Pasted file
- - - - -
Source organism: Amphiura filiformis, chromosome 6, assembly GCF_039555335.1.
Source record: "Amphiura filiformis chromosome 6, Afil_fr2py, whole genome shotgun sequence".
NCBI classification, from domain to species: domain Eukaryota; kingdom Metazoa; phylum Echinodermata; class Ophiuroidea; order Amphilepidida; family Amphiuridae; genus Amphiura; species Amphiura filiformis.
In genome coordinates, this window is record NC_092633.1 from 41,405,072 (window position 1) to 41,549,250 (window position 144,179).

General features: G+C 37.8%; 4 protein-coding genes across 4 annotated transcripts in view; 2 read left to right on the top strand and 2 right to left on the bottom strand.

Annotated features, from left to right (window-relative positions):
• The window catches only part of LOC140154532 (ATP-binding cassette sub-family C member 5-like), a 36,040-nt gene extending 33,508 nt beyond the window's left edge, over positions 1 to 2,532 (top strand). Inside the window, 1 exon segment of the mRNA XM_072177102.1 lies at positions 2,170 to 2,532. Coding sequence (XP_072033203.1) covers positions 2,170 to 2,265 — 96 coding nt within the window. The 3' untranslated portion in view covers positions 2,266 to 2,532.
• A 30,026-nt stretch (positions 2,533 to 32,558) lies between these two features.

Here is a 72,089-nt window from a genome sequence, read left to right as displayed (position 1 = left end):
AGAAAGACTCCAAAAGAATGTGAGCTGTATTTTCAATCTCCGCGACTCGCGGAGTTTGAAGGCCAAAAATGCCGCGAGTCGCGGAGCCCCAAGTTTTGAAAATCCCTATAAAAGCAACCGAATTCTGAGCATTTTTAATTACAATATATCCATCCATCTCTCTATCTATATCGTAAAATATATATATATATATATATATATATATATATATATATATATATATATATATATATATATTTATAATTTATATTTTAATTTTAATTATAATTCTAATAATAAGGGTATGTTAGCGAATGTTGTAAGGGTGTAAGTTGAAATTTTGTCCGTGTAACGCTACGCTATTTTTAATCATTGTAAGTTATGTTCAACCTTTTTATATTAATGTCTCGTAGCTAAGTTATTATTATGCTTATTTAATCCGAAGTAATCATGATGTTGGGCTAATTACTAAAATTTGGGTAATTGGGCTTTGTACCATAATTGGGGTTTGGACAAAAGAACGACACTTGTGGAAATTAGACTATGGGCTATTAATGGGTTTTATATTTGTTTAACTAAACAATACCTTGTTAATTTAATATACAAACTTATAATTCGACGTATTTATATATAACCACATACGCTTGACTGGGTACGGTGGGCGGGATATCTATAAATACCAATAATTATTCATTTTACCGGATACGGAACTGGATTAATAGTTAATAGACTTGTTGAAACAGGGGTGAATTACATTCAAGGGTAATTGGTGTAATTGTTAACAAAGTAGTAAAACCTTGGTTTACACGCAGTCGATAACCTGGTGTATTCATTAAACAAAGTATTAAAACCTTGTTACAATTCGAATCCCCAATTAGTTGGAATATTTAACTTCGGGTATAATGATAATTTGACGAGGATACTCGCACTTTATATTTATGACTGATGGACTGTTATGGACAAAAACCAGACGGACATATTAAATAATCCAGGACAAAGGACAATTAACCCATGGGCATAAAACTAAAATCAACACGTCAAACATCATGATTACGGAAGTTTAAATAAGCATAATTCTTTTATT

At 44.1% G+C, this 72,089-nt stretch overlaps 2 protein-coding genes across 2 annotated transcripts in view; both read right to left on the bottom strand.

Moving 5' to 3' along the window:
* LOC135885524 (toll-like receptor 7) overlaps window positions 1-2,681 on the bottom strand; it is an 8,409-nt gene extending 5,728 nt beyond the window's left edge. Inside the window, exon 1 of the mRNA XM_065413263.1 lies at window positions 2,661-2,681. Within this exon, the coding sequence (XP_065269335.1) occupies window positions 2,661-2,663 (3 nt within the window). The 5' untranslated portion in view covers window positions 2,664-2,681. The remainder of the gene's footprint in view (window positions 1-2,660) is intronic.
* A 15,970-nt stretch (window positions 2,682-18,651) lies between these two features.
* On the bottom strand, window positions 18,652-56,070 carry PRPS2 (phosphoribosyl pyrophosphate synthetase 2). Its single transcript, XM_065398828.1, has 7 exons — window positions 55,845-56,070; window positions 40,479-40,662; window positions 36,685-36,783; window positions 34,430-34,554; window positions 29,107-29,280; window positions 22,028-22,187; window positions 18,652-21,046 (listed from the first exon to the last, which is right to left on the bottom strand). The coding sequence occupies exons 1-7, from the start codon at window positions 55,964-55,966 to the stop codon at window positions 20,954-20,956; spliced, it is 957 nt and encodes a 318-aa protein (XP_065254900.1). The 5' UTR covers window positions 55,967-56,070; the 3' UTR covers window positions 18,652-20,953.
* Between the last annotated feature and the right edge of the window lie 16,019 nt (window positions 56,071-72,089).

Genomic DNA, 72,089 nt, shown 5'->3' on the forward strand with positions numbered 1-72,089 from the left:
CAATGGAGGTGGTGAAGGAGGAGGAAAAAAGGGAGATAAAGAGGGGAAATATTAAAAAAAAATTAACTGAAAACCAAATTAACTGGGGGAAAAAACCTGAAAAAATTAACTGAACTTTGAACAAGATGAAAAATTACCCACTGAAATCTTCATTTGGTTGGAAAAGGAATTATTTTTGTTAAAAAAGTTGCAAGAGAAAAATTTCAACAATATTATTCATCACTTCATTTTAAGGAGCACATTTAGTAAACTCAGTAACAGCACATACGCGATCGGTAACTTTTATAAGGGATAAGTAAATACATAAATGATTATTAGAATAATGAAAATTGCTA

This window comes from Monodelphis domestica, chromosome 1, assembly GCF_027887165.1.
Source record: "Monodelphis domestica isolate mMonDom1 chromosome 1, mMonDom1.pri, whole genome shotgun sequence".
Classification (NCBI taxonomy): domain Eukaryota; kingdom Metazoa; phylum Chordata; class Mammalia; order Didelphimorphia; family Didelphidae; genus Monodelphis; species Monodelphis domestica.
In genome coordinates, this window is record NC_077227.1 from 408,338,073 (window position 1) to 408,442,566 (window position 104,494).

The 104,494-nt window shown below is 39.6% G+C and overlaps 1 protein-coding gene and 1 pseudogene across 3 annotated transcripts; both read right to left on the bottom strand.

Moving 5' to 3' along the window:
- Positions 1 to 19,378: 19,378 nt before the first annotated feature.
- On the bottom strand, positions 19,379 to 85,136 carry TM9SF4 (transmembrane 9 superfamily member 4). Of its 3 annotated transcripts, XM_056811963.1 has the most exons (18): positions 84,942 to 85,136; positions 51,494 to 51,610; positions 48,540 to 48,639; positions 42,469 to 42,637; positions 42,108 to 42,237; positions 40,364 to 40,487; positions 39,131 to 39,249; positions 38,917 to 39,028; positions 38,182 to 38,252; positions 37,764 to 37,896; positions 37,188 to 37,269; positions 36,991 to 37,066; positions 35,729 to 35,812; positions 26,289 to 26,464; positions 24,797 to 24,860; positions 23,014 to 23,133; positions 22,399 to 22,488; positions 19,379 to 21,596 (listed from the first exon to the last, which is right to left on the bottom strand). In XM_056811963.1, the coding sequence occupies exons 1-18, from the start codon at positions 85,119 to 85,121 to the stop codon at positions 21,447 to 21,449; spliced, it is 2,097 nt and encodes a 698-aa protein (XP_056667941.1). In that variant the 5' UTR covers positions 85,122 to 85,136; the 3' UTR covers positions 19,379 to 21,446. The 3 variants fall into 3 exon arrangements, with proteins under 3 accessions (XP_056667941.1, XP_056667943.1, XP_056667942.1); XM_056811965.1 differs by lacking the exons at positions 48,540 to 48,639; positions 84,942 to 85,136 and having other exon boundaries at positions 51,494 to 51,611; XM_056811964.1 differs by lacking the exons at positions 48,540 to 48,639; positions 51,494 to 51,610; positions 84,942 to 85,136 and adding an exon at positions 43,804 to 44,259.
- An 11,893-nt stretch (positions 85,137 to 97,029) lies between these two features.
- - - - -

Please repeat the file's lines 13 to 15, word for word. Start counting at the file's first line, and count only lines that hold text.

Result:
* LOC135885524 (toll-like receptor 7) overlaps window positions 1-2,681 on the bottom strand; it is an 8,409-nt gene extending 5,728 nt beyond the window's left edge. Inside the window, exon 1 of the mRNA XM_065413263.1 lies at window positions 2,661-2,681. Within this exon, the coding sequence (XP_065269335.1) occupies window positions 2,661-2,663 (3 nt within the window). The 5' untranslated portion in view covers window positions 2,664-2,681. The remainder of the gene's footprint in view (window positions 1-2,660) is intronic.
* A 15,970-nt stretch (window positions 2,682-18,651) lies between these two features.
* On the bottom strand, window positions 18,652-56,070 carry PRPS2 (phosphoribosyl pyrophosphate synthetase 2). Its single transcript, XM_065398828.1, has 7 exons — window positions 55,845-56,070; window positions 40,479-40,662; window positions 36,685-36,783; window positions 34,430-34,554; window positions 29,107-29,280; window positions 22,028-22,187; window positions 18,652-21,046 (listed from the first exon to the last, which is right to left on the bottom strand). The coding sequence occupies exons 1-7, from the start codon at window positions 55,964-55,966 to the stop codon at window positions 20,954-20,956; spliced, it is 957 nt and encodes a 318-aa protein (XP_065254900.1). The 5' UTR covers window positions 55,967-56,070; the 3' UTR covers window positions 18,652-20,953.